The Galaxy Book S stole the show. Can it steal market share?

Taking Snapdragon laptops to new heights, Samsung's surprise announcement fits well with the Note 10's message of mobile productivity. But the laptop also takes its place among categories where the giant is a long way from market leadership.

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Based on several moves Samsung made before and during its Note 10 launch, you'd think the company was determined to let nothing steal focus from the star of the show. While it referenced its latest tablet and watch, those products had been cleared from the runway before the company filled Brooklyn's Barclays Center. And there was no mention of the Galaxy Fold, a novelty device that outshines the Note. But as Samsung's extravaganza detailed the finer points of the device line that begat the phablet, it took a detour to note what would be "one more thing" in an Apple keynote: The Galaxy Book S. It's a laptop.

A laptop? Was this some nod to the Microsoft lovefest that permeated this introduction of an Android device? A bit. But this was no workaday PC. For one, it was a device that ran on the new Windows-on-Snapdragon architecture aimed at imbuing PCs with the connectivity and battery longevity of phones. The device's sliver-like clamshell layers and design place it at the top of the modest design heap of the Qualcomm-fueled PC initiative, hence earning it the connotation of design excellence associated with its "S" line.

A laptop crashing a smartphone party may seem surprising. However, despite the operating system divergence, the Galaxy Book S' proposition is highly complementary to that of the Note's -- a connected productivity tool for upscale mobile pros that features nominal weight, minimal thickness, and long battery life.

Furthermore, there are strategic reasons why Samsung would want to introduce the Galaxy Book S at such a high-profile event. While laptops may seem like a sleepy, mature category, they are a staple, a great adjunct category into the enterprise, and an opportunity to grow share against incumbents like Dell that have been slower to take a chance on the new architecture. And while their volumes may represent a fraction of the smartphone market, Samsung, like Qualcomm, is eager to diversify revenue beyond slowing smartphones into other premium products.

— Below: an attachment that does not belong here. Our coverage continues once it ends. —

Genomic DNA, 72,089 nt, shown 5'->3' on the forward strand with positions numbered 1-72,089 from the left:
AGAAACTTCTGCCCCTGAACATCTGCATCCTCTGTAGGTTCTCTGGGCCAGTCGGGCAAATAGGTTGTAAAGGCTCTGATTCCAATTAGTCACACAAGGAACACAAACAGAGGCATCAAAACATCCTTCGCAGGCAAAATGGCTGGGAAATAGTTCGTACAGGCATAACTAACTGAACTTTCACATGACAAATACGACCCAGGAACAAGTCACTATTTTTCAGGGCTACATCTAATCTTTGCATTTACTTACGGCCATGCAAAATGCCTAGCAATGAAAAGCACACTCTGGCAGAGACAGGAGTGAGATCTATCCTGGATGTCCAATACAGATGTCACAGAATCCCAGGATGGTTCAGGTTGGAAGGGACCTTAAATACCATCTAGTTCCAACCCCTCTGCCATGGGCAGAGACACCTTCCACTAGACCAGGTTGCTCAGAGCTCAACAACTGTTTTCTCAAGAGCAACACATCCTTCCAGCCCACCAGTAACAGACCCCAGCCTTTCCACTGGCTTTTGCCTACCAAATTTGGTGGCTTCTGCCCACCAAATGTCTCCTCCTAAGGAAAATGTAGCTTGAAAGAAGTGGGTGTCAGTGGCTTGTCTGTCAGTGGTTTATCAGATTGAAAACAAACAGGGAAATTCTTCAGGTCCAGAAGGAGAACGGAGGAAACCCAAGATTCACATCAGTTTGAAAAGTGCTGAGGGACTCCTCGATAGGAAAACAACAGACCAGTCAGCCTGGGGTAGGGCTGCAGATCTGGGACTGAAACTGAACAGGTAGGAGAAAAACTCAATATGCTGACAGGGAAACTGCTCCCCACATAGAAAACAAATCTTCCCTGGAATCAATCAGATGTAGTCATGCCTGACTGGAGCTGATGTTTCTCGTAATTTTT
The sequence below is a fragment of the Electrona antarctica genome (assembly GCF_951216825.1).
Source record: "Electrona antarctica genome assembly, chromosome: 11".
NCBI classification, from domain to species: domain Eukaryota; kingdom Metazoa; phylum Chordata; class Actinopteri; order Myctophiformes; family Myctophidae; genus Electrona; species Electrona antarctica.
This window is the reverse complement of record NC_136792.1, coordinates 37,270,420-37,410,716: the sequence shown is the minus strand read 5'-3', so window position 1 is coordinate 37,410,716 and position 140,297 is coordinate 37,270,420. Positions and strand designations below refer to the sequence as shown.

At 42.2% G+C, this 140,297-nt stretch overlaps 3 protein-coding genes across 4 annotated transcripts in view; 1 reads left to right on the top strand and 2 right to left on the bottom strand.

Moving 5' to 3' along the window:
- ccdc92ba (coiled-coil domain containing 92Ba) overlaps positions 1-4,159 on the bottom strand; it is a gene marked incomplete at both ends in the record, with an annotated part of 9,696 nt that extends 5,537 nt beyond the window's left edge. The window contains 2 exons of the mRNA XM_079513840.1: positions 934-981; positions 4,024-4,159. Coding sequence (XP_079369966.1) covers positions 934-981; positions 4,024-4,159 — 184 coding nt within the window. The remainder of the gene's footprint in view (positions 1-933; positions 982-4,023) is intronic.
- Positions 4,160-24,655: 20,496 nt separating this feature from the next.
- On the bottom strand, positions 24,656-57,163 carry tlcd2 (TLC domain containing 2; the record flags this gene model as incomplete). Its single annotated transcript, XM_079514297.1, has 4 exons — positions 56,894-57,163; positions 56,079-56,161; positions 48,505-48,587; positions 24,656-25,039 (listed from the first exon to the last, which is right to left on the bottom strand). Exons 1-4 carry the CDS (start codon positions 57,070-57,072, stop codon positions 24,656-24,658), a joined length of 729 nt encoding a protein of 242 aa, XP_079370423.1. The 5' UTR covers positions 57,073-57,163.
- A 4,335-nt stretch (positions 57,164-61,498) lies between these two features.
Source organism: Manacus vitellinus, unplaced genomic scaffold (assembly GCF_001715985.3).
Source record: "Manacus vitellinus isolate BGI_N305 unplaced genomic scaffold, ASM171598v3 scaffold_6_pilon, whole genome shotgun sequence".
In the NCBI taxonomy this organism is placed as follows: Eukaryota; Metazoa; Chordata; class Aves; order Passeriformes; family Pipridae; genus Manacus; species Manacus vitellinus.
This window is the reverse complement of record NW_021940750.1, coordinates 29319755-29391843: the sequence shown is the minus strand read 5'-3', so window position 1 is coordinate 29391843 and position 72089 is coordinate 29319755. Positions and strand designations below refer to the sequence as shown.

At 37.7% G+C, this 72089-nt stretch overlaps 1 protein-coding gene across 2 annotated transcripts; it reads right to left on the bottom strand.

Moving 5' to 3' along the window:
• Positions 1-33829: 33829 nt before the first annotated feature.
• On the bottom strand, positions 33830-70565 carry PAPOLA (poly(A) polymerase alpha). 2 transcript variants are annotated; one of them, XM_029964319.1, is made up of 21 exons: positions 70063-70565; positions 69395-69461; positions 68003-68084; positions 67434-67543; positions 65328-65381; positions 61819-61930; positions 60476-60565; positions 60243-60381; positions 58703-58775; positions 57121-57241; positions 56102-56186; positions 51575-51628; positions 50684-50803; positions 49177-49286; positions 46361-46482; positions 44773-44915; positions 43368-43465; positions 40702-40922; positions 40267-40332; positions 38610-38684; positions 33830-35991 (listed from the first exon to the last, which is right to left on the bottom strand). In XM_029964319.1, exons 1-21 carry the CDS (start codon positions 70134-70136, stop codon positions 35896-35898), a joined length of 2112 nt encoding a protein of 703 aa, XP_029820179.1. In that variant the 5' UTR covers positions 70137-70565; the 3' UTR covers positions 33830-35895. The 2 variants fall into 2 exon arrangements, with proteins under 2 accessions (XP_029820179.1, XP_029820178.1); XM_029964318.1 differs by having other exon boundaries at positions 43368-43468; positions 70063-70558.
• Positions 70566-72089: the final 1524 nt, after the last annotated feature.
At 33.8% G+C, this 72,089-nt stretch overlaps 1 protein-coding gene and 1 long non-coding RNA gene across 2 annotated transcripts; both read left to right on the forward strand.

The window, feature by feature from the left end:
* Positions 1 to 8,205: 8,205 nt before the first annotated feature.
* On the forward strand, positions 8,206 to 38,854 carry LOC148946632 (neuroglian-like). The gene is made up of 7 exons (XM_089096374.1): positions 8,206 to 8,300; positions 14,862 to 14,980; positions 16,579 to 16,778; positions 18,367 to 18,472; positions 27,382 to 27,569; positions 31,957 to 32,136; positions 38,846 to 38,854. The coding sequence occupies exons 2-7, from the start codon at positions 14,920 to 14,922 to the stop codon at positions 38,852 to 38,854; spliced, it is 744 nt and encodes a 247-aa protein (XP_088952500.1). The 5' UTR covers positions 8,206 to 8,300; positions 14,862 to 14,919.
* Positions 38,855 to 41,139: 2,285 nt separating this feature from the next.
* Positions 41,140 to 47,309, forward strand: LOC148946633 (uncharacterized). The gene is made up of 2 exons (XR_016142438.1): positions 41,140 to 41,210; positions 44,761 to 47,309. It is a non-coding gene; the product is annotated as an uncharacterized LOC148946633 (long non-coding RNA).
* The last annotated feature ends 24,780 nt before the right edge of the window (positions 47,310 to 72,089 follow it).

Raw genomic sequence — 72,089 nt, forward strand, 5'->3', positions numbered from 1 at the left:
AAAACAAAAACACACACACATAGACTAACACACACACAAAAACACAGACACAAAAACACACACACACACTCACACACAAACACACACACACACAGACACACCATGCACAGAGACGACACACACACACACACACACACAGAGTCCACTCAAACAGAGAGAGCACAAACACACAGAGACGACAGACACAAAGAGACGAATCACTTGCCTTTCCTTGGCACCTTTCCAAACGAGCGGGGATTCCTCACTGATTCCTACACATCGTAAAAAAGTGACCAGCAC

However, like Sony before it, Samsung has had laptops with striking designs before that have failed to make much headway in light of how entrenched HP, Dell, and Lenovo are in the higher-end of the Windows segment. That leaves the Galaxy Book S as another in the circle of products surrounding Samsung's smartphone portfolio that have faced strong headwinds. These include smartwatches, where it beats Apple to market; tablets, where it was a fast follower; and smart speakers, where the Galaxy Home -- which had a similar surprise debut last year -- hasn't yet made it into homes. (The latter is one category, though, where Apple has fallen far short of market domination.) 

Windows on Snapdragon PCs may not represent a new category, but Qualcomm is working hard to position them as an inflection in the PC's evolution while continuing to make strides in their performance. In releasing new hardware that shows the kind of appealing designs the architecture can provide, it makes the case for such laptops more credible.

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